Tuesday, 16 October 2012

Neuromania …

… great minds think alike

Last night in a report about the closing of the British and East European Psychology Group Andrew Sutton wrote that he heard for the first time the word neuromania.

My first reaction to this was –

“Perhaps it is time that we started to hear that word a lot more”.

Andrew concluded his post by saying –

“What has any of this to do with Conductive Education? Nothing, surely...

My first reaction to this was – “Quite a lot I should think”.

Before I could get this posting up on blog about Prof. Raymond Tallis and his arguments against the current trend of biologism I noticed that I had been gazumped, or pipped at the post. I did not mind a bit that Norman Perrin got in there first with a comment on Andrew Suttons posting giving this link –

The more who pip me at the post on this, as far as I am concerned, the merrier.

Being gazumped on this more often would mean that more people are adopting a critical view of this dangerous way of thinking.

Prof. Raymond Tallis has written a book on the subject –

Aping Mankind: Neuromania, Darwinitis and the Misrepresentation of Humanity.

He will also be speaking at the Sutro Room of Trinity College Oxford on 29th November at 8.30 pm.

This is what it says about the book on Amazon—

“Biologism -- the belief that human beings are essentially animals and can be understood in biological terms -- is gaining increasing acceptance in contemporary thought. This trend is seemingly legitimised by genuine, often spectacular, advances in biological science: in human genetics, evolutionary theory and neuroscience. Our propensities, we are told, can be accounted for by "a gene for" this or that; everyday behaviour can be explained in Darwinian terms; and human consciousness is identified with the activity of the evolved brain. Ultimately, so the story goes, all that we do, think and feel is subordinated to the imperative of ensuring that we behave in such a way as to, individually or collectively, maximise the chances of replicating our genetic material. In Aping Mankind, Raymond Tallis argues that the rise of this way of thinking is a matter of profound concern. He demonstrates that by denying human uniqueness, and minimising the differences between humans and their nearest animal kin, biologism misrepresents what we are, offering a grotesquely simplified and even degrading account of humanity, which has dire consequences: by seeing ourselves as animals we may find reasons for treating each other like them. In a devastating critique Tallis exposes the exaggerated claims made for the ability of neuroscience and evolutionary theory to explain human consciousness, behaviour, culture and society and shows that human beings are infinitely more interesting and complex than they appear in the mirror of biologism.”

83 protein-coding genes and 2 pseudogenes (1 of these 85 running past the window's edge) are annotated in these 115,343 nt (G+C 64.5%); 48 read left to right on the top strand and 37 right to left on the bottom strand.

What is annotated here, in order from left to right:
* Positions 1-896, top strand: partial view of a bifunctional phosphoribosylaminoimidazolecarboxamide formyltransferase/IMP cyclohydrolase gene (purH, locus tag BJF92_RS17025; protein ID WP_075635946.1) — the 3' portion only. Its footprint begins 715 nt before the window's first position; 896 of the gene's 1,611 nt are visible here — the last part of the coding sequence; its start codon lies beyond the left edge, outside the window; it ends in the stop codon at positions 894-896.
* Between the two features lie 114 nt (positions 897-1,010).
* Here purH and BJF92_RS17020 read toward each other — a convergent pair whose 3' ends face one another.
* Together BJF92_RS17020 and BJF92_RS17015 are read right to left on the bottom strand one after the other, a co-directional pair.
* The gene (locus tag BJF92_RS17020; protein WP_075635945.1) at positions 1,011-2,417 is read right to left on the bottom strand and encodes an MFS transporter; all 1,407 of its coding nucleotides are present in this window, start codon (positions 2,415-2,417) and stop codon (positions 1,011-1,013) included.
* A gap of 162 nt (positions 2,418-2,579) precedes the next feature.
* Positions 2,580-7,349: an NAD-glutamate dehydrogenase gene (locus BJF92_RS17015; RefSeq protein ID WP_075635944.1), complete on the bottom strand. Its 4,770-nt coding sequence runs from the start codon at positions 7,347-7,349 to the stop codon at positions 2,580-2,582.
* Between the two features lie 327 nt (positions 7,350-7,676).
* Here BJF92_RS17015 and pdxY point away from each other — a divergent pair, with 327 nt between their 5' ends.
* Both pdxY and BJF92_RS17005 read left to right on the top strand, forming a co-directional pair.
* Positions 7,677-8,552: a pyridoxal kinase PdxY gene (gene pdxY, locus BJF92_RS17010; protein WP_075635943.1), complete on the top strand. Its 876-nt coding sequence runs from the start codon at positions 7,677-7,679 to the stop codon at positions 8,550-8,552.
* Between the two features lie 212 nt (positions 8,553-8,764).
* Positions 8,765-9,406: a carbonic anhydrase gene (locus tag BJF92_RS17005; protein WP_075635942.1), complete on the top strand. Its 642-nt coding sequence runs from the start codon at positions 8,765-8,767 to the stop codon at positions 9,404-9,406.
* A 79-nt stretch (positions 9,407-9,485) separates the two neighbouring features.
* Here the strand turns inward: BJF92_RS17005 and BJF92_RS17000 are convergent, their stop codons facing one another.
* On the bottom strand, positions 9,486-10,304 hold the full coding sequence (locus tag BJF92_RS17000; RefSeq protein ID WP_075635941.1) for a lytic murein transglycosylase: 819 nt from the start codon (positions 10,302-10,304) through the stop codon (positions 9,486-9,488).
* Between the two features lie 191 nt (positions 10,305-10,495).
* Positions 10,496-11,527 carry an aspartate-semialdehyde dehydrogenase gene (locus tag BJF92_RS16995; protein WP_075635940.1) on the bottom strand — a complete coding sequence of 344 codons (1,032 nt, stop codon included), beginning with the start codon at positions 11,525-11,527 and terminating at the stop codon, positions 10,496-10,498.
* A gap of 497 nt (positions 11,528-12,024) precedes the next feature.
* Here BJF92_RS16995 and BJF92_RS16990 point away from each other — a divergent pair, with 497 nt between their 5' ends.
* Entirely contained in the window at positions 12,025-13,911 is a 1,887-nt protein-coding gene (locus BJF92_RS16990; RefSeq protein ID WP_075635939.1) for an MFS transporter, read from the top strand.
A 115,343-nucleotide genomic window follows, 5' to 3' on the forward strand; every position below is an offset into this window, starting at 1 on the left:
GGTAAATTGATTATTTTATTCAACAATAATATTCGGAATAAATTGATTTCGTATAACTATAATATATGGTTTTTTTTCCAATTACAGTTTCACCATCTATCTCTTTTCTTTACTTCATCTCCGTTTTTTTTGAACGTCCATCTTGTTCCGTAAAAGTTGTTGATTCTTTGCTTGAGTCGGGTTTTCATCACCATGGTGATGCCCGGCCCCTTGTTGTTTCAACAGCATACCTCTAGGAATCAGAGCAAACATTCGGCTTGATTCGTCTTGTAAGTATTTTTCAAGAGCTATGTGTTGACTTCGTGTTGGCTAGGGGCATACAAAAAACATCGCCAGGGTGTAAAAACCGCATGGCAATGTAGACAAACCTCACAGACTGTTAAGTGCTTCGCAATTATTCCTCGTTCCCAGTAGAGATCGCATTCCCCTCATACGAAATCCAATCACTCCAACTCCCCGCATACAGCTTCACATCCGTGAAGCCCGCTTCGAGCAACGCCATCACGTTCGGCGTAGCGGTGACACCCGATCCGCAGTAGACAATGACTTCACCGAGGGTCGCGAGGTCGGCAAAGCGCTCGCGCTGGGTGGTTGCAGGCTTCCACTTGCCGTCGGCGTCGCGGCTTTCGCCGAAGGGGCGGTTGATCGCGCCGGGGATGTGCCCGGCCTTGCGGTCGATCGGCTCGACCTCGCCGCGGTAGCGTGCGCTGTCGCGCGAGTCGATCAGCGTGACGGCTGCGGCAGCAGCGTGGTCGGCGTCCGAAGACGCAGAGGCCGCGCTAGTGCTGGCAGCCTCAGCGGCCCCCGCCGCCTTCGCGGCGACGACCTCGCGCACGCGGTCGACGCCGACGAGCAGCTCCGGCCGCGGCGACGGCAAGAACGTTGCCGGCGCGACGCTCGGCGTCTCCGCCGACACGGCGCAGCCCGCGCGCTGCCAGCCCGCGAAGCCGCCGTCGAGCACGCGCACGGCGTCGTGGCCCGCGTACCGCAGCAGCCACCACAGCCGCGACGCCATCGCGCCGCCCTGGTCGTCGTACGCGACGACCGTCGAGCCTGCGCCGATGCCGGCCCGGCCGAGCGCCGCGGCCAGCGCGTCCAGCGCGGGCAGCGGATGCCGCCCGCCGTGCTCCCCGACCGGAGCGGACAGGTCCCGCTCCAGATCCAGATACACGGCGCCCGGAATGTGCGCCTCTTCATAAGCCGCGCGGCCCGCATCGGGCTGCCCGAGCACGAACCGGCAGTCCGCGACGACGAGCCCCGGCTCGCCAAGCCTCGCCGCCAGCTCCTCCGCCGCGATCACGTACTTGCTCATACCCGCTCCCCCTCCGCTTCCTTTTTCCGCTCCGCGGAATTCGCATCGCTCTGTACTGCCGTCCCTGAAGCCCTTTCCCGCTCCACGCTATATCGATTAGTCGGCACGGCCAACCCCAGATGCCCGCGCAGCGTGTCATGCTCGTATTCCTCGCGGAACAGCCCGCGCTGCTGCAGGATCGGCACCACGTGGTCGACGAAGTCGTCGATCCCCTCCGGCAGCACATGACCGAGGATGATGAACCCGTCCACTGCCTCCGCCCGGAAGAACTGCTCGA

Prof. Tallis is not the only one to have written a book about Neuromania. While searching for the links above, I discovered that Paolo Legrenzo has also been questioning “our obsession with brain imaging”  in his recent book - Neuromania: On the limits of brain science.

I seem to remember writing about bloblogy myself not so long ago!


Andrew Sutton

Susie Mallett

Raymond Tallis –

Aping Mankind: Neuromania, Darwinitis and the Misrepresentation of Humanity,
Acumen, ISBN 978-1844652723

Paolo Legrenzi


1 comment:

Andrew said...

Too true, Susie, there is a lot of naïve biologism everywhere nowadays, so it is hardly any wonder that some seeps into CE. On the wider stage, of course, this is not just to be dismissed as mildly cranky (barmy boffins, naive citizens and all that) for it brings with it the danger of reactionary politics and inhumane policies. In the little world of CE, neuromania seems to turn the back on AP's big and defining breakthrough, his bringing motor disorders out into the light of the social formation of human personality.

You and Norman have spotted that there is a groundswell of indignation and concern about neuro-this and neuro-that, and CE could attract some of this disquiet. I read confident statements, variously put, that CE changes brains. It would seem important for CE to decide where it is sitting on this matter. This is the sort of thing that should be brought into the open and thrashed out in those rare occasions when the CE tribes gather, at the World Congress or example. That would be fun.